So when we pick up that book that makes our skin crawl, every fiber of our writing soul screaming in agony, why should we read on? I mean, we don’t ever want to write like that! We’ve all heard before, read the slush so you know the difference between good and bad work, but what are we trying to really learn? Won’t we end up subconsciously assimilating the writing style?
Not if we pay attention.
I recently read a YA book by an author with a fascinating concept that promised an interesting, innovative journey. The writing was okay, but….not really. At least in my opinion.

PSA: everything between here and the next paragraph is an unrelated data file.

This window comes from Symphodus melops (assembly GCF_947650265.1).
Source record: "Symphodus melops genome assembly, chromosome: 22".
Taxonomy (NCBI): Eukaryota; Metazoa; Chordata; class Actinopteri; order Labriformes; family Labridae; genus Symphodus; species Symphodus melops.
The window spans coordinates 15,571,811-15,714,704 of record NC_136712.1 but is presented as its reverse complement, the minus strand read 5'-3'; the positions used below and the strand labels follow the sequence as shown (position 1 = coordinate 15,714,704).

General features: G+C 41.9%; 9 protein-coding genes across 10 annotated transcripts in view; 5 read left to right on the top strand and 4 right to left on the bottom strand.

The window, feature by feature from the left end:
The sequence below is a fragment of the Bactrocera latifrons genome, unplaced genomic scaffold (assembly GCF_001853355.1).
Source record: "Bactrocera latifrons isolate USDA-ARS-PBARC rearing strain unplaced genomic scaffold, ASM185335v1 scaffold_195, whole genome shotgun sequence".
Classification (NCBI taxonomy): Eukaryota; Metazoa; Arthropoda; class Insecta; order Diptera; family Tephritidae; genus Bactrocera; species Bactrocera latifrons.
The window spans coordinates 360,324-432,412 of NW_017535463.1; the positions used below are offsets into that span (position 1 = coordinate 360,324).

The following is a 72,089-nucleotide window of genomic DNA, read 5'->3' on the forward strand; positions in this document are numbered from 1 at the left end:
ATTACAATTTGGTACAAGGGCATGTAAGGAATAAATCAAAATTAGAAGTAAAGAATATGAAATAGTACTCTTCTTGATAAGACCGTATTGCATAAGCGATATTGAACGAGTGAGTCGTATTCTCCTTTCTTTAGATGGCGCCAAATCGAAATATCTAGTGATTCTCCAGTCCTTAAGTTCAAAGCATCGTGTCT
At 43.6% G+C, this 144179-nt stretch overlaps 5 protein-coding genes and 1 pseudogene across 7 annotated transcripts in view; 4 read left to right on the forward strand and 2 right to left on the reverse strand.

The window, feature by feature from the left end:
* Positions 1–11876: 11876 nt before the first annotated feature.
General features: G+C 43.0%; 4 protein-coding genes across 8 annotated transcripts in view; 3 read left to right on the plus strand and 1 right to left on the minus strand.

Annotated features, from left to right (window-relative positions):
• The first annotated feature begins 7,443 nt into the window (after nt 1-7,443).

Why I valued the reading experience:
- I took notice of specific constructs, dialogue, and plot jumps that made the book uncomfortable for me to read so I could make sure I’m not writing my own works in the ways I was silently disparaging.
- I searched for the elements of the book that made it appealing to the editor, publisher (well-known top six), and fans. Those elements were good enough to catch people’s attention.
- I analyzed what audience the book was targeted for, why it worked as well as it did, and what I could learn from their relative success. Quite a bit, actually.
Will I read the sequel? Not on your life. Will I read anything else written by that author? Not likely. But I’ve learned a lot about my own writing, my goals, the hold some publishers still have in book selling, and the importance of good advertising, especially with a middle-grade/teen audience.